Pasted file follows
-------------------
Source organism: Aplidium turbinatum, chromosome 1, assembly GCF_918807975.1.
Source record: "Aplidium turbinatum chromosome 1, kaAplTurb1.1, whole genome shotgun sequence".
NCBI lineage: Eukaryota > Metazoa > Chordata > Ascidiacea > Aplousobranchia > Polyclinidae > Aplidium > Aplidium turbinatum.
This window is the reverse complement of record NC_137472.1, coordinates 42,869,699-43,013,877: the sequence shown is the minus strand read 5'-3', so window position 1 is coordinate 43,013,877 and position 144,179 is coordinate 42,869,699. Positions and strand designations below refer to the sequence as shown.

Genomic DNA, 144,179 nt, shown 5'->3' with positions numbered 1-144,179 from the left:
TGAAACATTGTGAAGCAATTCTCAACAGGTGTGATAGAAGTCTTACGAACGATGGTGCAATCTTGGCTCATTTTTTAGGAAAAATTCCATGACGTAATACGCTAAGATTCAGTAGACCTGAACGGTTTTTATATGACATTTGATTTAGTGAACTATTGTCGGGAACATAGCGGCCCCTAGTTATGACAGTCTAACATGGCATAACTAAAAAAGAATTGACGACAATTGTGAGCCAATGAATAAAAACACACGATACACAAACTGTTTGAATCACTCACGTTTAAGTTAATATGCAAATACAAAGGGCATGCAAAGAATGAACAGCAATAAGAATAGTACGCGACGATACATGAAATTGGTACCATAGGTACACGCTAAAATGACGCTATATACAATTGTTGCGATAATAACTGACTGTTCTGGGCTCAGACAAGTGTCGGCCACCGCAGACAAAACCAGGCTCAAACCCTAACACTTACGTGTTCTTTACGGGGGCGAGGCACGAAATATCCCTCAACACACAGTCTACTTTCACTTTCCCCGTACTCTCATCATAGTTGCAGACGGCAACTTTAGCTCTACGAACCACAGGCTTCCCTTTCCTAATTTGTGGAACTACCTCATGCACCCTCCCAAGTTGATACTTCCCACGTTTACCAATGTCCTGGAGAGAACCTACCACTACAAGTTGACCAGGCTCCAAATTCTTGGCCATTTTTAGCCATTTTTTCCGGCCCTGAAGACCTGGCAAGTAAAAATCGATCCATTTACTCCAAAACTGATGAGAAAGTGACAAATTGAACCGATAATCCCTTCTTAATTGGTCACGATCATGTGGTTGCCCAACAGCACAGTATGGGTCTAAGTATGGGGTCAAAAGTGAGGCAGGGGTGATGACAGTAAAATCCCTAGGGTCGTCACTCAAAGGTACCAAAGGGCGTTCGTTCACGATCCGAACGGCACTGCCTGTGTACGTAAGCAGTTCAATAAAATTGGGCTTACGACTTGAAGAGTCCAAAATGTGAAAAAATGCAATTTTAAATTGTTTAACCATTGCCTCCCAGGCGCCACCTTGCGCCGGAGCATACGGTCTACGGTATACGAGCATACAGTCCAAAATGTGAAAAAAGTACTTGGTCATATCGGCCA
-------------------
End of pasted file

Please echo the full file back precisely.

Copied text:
Source organism: Aplidium turbinatum, chromosome 1, assembly GCF_918807975.1.
Source record: "Aplidium turbinatum chromosome 1, kaAplTurb1.1, whole genome shotgun sequence".
NCBI lineage: Eukaryota > Metazoa > Chordata > Ascidiacea > Aplousobranchia > Polyclinidae > Aplidium > Aplidium turbinatum.
This window is the reverse complement of record NC_137472.1, coordinates 42,869,699-43,013,877: the sequence shown is the minus strand read 5'-3', so window position 1 is coordinate 43,013,877 and position 144,179 is coordinate 42,869,699. Positions and strand designations below refer to the sequence as shown.

Genomic DNA, 144,179 nt, shown 5'->3' with positions numbered 1-144,179 from the left:
TGAAACATTGTGAAGCAATTCTCAACAGGTGTGATAGAAGTCTTACGAACGATGGTGCAATCTTGGCTCATTTTTTAGGAAAAATTCCATGACGTAATACGCTAAGATTCAGTAGACCTGAACGGTTTTTATATGACATTTGATTTAGTGAACTATTGTCGGGAACATAGCGGCCCCTAGTTATGACAGTCTAACATGGCATAACTAAAAAAGAATTGACGACAATTGTGAGCCAATGAATAAAAACACACGATACACAAACTGTTTGAATCACTCACGTTTAAGTTAATATGCAAATACAAAGGGCATGCAAAGAATGAACAGCAATAAGAATAGTACGCGACGATACATGAAATTGGTACCATAGGTACACGCTAAAATGACGCTATATACAATTGTTGCGATAATAACTGACTGTTCTGGGCTCAGACAAGTGTCGGCCACCGCAGACAAAACCAGGCTCAAACCCTAACACTTACGTGTTCTTTACGGGGGCGAGGCACGAAATATCCCTCAACACACAGTCTACTTTCACTTTCCCCGTACTCTCATCATAGTTGCAGACGGCAACTTTAGCTCTACGAACCACAGGCTTCCCTTTCCTAATTTGTGGAACTACCTCATGCACCCTCCCAAGTTGATACTTCCCACGTTTACCAATGTCCTGGAGAGAACCTACCACTACAAGTTGACCAGGCTCCAAATTCTTGGCCATTTTTAGCCATTTTTTCCGGCCCTGAAGACCTGGCAAGTAAAAATCGATCCATTTACTCCAAAACTGATGAGAAAGTGACAAATTGAACCGATAATCCCTTCTTAATTGGTCACGATCATGTGGTTGCCCAACAGCACAGTATGGGTCTAAGTATGGGGTCAAAAGTGAGGCAGGGGTGATGACAGTAAAATCCCTAGGGTCGTCACTCAAAGGTACCAAAGGGCGTTCGTTCACGATCCGAACGGCACTGCCTGTGTACGTAAGCAGTTCAATAAAATTGGGCTTACGACTTGAAGAGTCCAAAATGTGAAAAAATGCAATTTTAAATTGTTTAACCATTGCCTCCCAGGCGCCACCTTGCGCCGGAGCATACGGTCTACGGTATACGAGCATACAGTCCAAAATGTGAAAAAAGTACTTGGTCATATCGGCCA